Autonomous vehicles from the likes of Zoox or Waymo have a simple purpose: to shepherd humans from one place to another. But a company called Nuro has been working on self-driving vehicles whose only job is to carry stuff like groceries or pizza—not passengers. Their robots on wheels are much bigger than cute little machines like Amazon’s Scout, and they travel not on sidewalks, but on roads. 

Yesterday, the company took the wraps off the latest version of its vehicle. The newest iteration of the adorable electric four-wheeler will be able to hold nearly 500 pounds of groceries, Nuro says, with heating and cooling systems to keep food toasty or chilly, depending on what it’s carrying in what compartment. Like other self-driving vehicles, it uses onboard sensors like lidar, cameras, and radar to perceive the world around it.

In 2018, PopSci took a look at their first-gen vehicle, which measured about 8 feet long and 3.6 feet wide. The company’s president, Dave Ferguson, said at the time that because the small car wouldn’t ever have anyone in it, “you can do things like self-sacrificing the vehicle.” So it could steer itself into an object like a tree instead of hitting a person, for example. In the years since, the company released a second version, called the R2, and now they’re onto the third-gen vehicle, which isn’t called the R3. It’s just called the Nuro, and it’s larger and has more space for cargo than the R2.

It has an airbag.
It has an airbag. Nuro

The current Nuro vehicle sports something you might never have pictured a car having: an airbag that can deploy on the outside. That cushioning would inflate if the vehicle ever hits anyone. In renderings, it looks like an air mattress. Like that first-gen vehicle, “the new vehicle continues to prioritize the safety of other road users and in particular pedestrians and cyclists,” over the contents inside, the company said in a press release. In other words, it’s still people over pizza.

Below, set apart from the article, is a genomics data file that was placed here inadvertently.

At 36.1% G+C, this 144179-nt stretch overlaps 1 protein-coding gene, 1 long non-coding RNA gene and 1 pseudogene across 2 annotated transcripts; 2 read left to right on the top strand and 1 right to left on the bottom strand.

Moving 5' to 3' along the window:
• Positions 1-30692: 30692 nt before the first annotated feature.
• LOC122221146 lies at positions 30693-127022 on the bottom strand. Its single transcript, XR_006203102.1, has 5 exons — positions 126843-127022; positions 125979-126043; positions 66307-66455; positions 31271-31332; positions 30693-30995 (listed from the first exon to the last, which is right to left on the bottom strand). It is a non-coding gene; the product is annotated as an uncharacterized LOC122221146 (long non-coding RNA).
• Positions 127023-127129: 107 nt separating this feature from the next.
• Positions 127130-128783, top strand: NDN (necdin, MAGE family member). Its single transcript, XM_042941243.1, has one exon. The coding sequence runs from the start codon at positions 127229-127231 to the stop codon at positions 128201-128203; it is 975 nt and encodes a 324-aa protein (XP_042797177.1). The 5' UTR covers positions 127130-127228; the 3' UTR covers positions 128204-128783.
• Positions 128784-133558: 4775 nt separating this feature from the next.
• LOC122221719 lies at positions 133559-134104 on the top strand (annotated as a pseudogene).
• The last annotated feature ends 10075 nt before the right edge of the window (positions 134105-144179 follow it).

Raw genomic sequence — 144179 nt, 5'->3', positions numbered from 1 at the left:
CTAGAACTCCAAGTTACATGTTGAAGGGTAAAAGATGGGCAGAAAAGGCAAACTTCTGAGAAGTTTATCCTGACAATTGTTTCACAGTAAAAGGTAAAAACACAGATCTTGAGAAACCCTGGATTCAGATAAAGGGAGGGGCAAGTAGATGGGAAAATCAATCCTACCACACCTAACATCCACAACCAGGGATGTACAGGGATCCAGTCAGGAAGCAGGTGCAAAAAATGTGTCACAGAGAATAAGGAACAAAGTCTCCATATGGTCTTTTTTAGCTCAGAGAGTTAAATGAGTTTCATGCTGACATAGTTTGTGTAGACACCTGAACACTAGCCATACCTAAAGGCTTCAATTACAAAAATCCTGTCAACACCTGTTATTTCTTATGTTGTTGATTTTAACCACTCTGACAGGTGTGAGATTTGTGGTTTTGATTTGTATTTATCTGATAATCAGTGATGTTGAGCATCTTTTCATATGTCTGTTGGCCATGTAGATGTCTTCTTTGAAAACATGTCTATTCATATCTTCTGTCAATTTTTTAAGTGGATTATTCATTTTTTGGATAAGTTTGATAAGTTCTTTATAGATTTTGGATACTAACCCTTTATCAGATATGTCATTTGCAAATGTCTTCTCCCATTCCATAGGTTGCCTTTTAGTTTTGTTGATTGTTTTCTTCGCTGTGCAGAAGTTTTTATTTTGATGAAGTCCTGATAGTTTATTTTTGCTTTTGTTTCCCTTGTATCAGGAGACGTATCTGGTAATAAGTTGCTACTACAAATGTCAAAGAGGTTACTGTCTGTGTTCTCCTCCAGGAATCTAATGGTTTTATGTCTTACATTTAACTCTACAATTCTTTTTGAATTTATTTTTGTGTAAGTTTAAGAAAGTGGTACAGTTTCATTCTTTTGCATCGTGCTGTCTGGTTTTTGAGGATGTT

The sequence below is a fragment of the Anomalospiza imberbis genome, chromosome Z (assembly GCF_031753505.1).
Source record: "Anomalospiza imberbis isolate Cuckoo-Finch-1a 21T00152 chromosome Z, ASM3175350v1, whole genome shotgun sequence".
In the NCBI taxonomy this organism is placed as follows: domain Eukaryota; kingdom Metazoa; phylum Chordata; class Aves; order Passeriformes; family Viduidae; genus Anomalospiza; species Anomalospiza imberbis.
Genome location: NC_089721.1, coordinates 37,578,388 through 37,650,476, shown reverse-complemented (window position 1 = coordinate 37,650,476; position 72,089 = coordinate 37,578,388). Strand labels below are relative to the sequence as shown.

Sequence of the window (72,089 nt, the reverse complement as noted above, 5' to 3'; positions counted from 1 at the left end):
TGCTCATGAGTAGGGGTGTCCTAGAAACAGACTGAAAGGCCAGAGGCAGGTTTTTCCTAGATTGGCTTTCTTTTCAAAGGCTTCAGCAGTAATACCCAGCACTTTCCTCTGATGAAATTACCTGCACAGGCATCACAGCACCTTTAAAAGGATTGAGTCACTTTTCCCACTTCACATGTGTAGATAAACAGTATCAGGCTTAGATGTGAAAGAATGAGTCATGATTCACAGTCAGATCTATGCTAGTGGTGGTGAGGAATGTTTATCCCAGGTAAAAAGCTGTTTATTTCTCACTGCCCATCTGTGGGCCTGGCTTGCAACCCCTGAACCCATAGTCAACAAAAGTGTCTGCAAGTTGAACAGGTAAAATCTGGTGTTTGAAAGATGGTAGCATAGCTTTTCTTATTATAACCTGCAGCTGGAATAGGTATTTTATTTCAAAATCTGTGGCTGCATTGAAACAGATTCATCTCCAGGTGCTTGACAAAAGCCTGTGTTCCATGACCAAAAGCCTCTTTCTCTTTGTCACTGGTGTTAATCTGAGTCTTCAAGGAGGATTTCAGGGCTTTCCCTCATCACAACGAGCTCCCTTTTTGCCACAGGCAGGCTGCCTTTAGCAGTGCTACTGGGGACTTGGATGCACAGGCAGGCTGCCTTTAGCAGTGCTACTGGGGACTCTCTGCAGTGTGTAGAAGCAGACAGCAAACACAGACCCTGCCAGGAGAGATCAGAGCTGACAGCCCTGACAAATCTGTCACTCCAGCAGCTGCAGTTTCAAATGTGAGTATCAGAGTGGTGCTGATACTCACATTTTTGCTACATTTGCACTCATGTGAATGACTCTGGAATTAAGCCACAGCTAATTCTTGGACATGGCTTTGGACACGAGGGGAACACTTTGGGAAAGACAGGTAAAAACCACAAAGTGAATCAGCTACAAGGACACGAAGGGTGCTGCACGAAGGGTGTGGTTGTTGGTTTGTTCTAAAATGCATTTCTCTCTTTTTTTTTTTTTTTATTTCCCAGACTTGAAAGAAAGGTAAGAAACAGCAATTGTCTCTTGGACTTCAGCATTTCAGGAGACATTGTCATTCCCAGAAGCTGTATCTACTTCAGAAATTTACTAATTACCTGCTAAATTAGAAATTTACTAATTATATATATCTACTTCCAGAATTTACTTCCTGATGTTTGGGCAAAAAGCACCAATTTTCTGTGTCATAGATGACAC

The company first launched a grocery delivery service in Arizona in 2018 with grocery chain Kroger, but stopped it in 2019. Before Nuro used their R1 vehicles there, they employed self-driving Toyota Priuses. Nuro moved on to Houston, Texas in 2019 and then Mountain View, California late last year, with the California tests focused on deliveries from 7-Eleven

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A company spokesperson clarified via email the locations where Priuses and the other vehicles were being used: “Nuro is actively providing deliveries using its fleet of autonomous Priuses in Houston with Kroger and in Mountain View with 7-Eleven. Nuro also plans to conduct testing in Houston with FedEx as part of its long-term commitment. Last year, Nuro also kicked off R2 deliveries for the very first time in Houston with Domino’s.” In California, the company and 7-Eleven will together decide to start using R2 for deliveries “as soon as possible.” 

The autonomous vehicle company says that they’ll put the finishing touches on the Nuro vehicles in a $40-million facility in Nevada, after BYD North America builds the machines in California. Check out a short video about the new Nuro vehicle, below:

Self Driving photo

Correction on Jan. 14, 2022: This article has been updated to fix errors with the spelling of Dave Ferguson’s name and the spelling of Mountain View, California.